The Boy in the Striped Pajamas Mark Herman

The Boy in the Striped Pajamas Mark Herman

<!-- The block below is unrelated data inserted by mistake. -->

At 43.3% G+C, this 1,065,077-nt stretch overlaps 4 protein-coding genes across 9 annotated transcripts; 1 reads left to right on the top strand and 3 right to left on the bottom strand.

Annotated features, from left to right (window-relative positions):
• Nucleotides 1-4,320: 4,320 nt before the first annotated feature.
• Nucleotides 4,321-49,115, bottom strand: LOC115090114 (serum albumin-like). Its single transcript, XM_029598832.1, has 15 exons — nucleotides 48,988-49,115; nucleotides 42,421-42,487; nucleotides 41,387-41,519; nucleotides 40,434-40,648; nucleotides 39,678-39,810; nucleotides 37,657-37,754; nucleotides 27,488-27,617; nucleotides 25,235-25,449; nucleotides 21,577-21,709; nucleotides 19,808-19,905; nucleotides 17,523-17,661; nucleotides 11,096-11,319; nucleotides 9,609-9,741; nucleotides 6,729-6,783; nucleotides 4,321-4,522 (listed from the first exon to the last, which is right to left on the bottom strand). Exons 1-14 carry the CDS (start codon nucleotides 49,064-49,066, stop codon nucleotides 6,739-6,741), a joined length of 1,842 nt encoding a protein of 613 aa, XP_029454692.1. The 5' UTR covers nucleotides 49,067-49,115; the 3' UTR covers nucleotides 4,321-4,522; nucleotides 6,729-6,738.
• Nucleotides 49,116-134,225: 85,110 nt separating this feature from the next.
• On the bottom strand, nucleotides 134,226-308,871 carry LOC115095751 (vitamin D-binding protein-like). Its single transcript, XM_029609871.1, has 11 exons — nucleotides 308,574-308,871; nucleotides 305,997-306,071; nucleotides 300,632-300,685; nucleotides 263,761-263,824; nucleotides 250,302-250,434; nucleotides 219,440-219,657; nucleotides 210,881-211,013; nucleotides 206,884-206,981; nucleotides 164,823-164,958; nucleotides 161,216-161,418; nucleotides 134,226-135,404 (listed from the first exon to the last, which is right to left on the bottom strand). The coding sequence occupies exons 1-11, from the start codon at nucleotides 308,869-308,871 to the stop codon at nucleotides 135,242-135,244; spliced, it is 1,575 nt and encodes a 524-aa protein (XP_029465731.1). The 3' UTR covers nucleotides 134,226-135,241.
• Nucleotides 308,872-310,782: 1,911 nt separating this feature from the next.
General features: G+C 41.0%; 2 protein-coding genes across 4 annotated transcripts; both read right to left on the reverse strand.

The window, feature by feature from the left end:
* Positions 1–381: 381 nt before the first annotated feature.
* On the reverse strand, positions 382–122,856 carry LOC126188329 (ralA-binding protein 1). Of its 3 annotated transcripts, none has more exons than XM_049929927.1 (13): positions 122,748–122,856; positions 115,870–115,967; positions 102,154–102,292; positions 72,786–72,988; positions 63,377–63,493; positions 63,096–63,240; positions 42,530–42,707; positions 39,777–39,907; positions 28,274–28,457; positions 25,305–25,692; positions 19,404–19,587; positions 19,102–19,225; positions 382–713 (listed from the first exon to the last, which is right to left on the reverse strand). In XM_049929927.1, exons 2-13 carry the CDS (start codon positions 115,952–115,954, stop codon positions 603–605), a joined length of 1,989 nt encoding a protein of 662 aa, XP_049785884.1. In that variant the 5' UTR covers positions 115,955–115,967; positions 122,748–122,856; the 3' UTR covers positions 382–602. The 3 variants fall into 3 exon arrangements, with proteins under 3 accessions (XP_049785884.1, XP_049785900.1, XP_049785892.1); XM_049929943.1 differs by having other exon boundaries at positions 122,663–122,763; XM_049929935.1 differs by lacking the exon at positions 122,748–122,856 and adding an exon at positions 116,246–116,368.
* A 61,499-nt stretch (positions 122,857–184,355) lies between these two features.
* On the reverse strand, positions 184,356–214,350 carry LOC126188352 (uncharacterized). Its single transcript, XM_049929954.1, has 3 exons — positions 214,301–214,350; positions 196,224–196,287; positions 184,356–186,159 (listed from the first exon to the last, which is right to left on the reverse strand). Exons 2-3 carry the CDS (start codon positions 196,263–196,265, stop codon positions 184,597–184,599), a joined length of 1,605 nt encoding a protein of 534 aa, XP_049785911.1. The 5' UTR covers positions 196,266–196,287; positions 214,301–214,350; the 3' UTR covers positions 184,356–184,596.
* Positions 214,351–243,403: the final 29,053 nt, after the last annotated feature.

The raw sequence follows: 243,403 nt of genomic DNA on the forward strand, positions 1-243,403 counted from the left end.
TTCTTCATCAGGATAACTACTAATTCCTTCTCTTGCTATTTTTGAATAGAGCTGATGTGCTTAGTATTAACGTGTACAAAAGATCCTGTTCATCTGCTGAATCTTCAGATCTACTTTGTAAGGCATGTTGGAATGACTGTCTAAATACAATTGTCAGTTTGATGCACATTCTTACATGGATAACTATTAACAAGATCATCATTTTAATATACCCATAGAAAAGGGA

Holocaust films are never easy to watch but it is a blessing to find a death camp film genuinely uplifting without resorting to sentimental pandering. The Boy in the Striped Pajamas proves to be ahead of this niche, similar in mood and tone to Roberto Benigni's Life is Beautiful or The Diary of Anne Frank, in terms of finding the humanity in the Holocaust, and even helping mature pre-teens start understand the most horrific event of the 20th century. Mark Herman's intimate adaptation of John Boyne's novel focuses on the tentative friendship between Bruno (Asa Butterworth), the eight-year-old son of a concentration camp commandant, and Shmuel (Jack Scanlon), a young boy who lives in the camp. Both lads are oblivious to the horrors occurring around them, which means they're free to enjoy each other's company as two young, decent souls-in-training. However, the position of Bruno's father (played by David Thewlis, reaching peak career crustiness) obviously threatens the fragile but touching bond the boys share. The story is structured strongly enough to not have to exaggerate the dynamics of the characters into unnecessary sentimentality; this is enforced by strong performances from the entire ensemble, with the equally ghost-eyed Butterworth and Scanlon the clear standouts. James Horner's overly syrupy score being the only Hollywood hindrance in an otherwise subtle and character-driven film. Boy was unfairly derided upon release by some who accused the film of acting as cloying Oscar bait, but it deserves a second chance on video. DVD extras include deleted scenes, a behind-the-scenes featurette and illuminating commentary from Herman and Boyne. (Maple)